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Over the course of the last decade social enterprises have come to play a key role in the management and delivery of social and labour market services in Europe. While much research has been devoted to documenting the rise of these institutions, their implications for contemporary
debates about social inclusion remain elusive. In the first half of the chapter a framework which connects the unique institutional capacity of social enterprises as hybrid organisations to a growing concern for the welfare and well‐being of marginalised service recipients is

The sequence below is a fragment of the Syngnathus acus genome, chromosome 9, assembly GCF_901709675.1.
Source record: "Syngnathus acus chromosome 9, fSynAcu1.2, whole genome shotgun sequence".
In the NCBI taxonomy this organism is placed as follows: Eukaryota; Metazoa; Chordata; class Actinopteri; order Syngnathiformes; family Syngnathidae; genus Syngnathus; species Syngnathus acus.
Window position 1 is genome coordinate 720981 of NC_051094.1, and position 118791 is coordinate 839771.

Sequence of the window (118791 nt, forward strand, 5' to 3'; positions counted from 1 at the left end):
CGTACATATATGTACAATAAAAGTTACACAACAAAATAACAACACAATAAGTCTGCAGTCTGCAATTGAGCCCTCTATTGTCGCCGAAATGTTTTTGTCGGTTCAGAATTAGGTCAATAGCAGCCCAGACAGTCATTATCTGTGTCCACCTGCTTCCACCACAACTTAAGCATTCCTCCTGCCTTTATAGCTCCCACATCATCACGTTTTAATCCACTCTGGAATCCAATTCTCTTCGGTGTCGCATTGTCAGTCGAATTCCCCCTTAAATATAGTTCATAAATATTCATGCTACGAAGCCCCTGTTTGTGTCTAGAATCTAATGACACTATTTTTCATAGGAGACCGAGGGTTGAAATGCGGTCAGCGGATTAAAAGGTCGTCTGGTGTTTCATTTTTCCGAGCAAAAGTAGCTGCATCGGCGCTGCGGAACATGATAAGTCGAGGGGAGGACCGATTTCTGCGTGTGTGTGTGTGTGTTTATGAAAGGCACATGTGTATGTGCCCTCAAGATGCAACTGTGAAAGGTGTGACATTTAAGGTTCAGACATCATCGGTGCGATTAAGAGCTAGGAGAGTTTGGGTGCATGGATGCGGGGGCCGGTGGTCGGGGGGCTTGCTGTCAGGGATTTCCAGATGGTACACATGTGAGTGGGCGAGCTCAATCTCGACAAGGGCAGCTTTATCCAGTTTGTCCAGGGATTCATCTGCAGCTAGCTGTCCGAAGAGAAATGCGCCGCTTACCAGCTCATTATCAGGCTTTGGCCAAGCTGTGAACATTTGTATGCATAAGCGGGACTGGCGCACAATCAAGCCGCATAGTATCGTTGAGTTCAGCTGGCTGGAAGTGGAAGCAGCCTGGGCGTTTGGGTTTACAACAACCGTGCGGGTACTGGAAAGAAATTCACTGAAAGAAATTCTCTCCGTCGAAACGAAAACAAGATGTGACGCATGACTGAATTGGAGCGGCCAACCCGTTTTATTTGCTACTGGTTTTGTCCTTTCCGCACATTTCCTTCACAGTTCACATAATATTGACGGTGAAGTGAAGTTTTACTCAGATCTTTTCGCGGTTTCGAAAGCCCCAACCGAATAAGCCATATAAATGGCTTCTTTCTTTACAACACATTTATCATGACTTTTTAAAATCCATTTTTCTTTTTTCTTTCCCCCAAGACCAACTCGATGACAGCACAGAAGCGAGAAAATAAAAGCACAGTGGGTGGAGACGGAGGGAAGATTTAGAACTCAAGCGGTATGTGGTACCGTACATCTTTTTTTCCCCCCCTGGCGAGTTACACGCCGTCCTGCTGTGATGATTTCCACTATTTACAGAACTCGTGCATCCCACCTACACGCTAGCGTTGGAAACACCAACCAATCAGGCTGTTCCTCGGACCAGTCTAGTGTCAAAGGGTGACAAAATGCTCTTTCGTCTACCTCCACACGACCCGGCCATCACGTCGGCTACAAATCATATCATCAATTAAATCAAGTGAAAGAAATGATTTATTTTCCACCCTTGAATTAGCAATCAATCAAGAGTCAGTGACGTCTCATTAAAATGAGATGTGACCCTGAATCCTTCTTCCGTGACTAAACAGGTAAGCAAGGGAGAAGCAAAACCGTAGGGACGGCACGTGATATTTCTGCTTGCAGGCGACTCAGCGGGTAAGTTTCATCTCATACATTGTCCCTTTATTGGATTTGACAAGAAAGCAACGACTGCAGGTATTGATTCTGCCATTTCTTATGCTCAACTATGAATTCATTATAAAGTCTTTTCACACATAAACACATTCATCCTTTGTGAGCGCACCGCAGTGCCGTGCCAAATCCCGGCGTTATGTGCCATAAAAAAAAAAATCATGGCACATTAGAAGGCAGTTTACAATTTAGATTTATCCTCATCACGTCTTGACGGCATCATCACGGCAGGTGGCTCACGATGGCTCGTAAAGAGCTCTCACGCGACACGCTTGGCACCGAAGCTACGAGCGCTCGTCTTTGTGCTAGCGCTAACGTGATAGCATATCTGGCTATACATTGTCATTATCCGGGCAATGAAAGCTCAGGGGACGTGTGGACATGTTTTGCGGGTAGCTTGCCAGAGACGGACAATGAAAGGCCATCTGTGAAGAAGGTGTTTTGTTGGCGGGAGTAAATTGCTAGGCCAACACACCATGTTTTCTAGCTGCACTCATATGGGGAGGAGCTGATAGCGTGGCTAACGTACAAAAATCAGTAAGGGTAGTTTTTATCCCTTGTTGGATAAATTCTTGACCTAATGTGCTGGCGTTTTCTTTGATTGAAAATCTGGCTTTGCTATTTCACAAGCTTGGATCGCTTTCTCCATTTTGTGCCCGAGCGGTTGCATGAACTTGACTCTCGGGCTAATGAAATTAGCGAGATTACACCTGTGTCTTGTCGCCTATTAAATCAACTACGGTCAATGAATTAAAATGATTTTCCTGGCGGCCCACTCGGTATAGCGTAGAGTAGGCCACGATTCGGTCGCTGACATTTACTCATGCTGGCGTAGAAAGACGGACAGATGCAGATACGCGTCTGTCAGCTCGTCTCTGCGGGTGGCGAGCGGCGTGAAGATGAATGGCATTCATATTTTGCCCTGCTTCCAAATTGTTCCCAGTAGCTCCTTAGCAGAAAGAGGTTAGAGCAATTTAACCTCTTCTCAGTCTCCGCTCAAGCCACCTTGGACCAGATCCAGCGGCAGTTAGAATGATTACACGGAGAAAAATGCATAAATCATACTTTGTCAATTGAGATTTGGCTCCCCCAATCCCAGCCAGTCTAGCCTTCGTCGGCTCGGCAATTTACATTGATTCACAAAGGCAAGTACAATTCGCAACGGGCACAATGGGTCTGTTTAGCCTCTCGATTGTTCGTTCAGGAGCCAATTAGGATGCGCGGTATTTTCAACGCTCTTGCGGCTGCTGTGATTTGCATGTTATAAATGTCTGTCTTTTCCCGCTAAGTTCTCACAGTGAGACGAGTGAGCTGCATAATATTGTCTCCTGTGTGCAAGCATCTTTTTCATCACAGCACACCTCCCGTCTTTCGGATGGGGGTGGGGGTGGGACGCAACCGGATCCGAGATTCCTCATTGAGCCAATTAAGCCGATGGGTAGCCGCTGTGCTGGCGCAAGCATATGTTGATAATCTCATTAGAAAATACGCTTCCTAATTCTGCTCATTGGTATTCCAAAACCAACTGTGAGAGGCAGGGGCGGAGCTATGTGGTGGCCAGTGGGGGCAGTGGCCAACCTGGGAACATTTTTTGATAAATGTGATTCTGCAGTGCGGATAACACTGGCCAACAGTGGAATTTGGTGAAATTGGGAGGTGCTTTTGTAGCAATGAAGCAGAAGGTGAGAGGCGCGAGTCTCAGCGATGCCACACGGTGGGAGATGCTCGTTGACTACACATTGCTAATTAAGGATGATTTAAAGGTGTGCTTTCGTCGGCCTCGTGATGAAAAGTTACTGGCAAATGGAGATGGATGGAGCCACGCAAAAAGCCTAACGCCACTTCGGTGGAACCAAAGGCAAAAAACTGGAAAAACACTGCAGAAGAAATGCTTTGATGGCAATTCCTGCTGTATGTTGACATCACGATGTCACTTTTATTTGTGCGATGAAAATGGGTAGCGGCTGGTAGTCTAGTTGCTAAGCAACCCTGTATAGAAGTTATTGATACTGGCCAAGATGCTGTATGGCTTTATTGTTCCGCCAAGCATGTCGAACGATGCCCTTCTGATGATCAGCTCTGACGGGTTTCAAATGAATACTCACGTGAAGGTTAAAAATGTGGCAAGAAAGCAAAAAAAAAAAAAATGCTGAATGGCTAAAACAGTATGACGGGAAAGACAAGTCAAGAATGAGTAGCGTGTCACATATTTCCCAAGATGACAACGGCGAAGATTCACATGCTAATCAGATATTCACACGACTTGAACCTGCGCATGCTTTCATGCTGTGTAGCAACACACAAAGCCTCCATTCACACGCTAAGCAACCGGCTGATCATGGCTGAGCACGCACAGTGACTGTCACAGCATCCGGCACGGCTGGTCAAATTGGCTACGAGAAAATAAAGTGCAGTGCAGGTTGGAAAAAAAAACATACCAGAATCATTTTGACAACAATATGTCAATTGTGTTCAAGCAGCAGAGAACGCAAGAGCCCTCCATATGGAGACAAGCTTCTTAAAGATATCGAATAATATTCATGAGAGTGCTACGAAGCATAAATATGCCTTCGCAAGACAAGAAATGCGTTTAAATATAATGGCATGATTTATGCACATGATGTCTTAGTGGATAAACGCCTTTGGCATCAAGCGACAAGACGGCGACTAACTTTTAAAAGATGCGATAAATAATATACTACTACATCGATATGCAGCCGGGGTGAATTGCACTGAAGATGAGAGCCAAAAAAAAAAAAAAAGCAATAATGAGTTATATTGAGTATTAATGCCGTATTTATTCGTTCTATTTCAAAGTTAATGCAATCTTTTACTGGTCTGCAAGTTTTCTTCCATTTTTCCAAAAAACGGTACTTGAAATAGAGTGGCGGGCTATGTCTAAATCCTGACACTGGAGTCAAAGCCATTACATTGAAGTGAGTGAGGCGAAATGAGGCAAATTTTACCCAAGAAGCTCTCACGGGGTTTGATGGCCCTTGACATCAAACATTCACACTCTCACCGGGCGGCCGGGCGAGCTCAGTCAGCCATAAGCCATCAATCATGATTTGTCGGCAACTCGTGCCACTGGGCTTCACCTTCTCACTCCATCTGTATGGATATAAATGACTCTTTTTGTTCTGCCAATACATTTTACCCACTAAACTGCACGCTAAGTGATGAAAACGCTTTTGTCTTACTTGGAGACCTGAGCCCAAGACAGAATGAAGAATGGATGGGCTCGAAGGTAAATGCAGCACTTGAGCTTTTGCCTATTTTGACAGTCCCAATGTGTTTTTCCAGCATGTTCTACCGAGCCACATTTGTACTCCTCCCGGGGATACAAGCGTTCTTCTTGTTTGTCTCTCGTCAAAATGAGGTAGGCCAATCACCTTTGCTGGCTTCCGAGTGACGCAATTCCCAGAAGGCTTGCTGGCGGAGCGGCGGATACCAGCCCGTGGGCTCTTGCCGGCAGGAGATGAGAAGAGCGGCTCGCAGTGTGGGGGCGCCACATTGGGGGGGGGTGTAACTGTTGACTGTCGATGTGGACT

developed. More specifically, the model links two key dimensions of performance ‐ social production and social mobilisation ‐ to two forms of empowerment critical to the fight against social exclusion: consumer empowerment and civic empowerment. In the
second half of the chapter this model is applied to an empirical analysis of Italian social co‐operatives in two regions in northern Italy, Lombardia and Emilia Romagna. Based on the empirical findings, the key factors influencing social co‐operatives'
ability to empower users is considered and, in light of relatively poor performance overall, potential means of improving their empowerment capacity in the future are suggested.